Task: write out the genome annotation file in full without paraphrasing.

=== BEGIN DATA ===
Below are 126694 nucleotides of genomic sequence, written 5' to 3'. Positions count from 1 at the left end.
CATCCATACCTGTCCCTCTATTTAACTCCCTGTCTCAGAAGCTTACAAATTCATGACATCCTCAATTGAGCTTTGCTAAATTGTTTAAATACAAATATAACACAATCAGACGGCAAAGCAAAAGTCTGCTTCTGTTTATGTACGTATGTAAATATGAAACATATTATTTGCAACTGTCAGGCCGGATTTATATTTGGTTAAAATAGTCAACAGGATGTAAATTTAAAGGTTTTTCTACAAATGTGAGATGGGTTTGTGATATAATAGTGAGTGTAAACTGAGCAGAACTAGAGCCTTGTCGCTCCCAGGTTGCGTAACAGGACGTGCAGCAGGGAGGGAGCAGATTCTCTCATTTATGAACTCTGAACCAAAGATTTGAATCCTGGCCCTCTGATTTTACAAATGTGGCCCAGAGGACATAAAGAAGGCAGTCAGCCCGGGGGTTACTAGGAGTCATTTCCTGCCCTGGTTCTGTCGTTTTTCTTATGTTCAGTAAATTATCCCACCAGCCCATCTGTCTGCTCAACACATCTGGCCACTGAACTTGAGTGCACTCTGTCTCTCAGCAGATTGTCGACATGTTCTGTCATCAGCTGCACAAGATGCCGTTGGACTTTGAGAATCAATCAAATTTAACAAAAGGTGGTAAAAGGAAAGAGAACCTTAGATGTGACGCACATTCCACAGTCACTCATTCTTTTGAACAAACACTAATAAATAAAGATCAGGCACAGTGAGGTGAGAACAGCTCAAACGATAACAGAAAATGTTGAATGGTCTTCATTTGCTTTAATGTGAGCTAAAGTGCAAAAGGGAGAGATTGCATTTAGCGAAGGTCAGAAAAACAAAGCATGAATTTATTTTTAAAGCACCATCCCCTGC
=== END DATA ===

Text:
Below are 126694 nucleotides of genomic sequence, written 5' to 3'. Positions count from 1 at the left end.
CATCCATACCTGTCCCTCTATTTAACTCCCTGTCTCAGAAGCTTACAAATTCATGACATCCTCAATTGAGCTTTGCTAAATTGTTTAAATACAAATATAACACAATCAGACGGCAAAGCAAAAGTCTGCTTCTGTTTATGTACGTATGTAAATATGAAACATATTATTTGCAACTGTCAGGCCGGATTTATATTTGGTTAAAATAGTCAACAGGATGTAAATTTAAAGGTTTTTCTACAAATGTGAGATGGGTTTGTGATATAATAGTGAGTGTAAACTGAGCAGAACTAGAGCCTTGTCGCTCCCAGGTTGCGTAACAGGACGTGCAGCAGGGAGGGAGCAGATTCTCTCATTTATGAACTCTGAACCAAAGATTTGAATCCTGGCCCTCTGATTTTACAAATGTGGCCCAGAGGACATAAAGAAGGCAGTCAGCCCGGGGGTTACTAGGAGTCATTTCCTGCCCTGGTTCTGTCGTTTTTCTTATGTTCAGTAAATTATCCCACCAGCCCATCTGTCTGCTCAACACATCTGGCCACTGAACTTGAGTGCACTCTGTCTCTCAGCAGATTGTCGACATGTTCTGTCATCAGCTGCACAAGATGCCGTTGGACTTTGAGAATCAATCAAATTTAACAAAAGGTGGTAAAAGGAAAGAGAACCTTAGATGTGACGCACATTCCACAGTCACTCATTCTTTTGAACAAACACTAATAAATAAAGATCAGGCACAGTGAGGTGAGAACAGCTCAAACGATAACAGAAAATGTTGAATGGTCTTCATTTGCTTTAATGTGAGCTAAAGTGCAAAAGGGAGAGATTGCATTTAGCGAAGGTCAGAAAAACAAAGCATGAATTTATTTTTAAAGCACCATCCCCTGC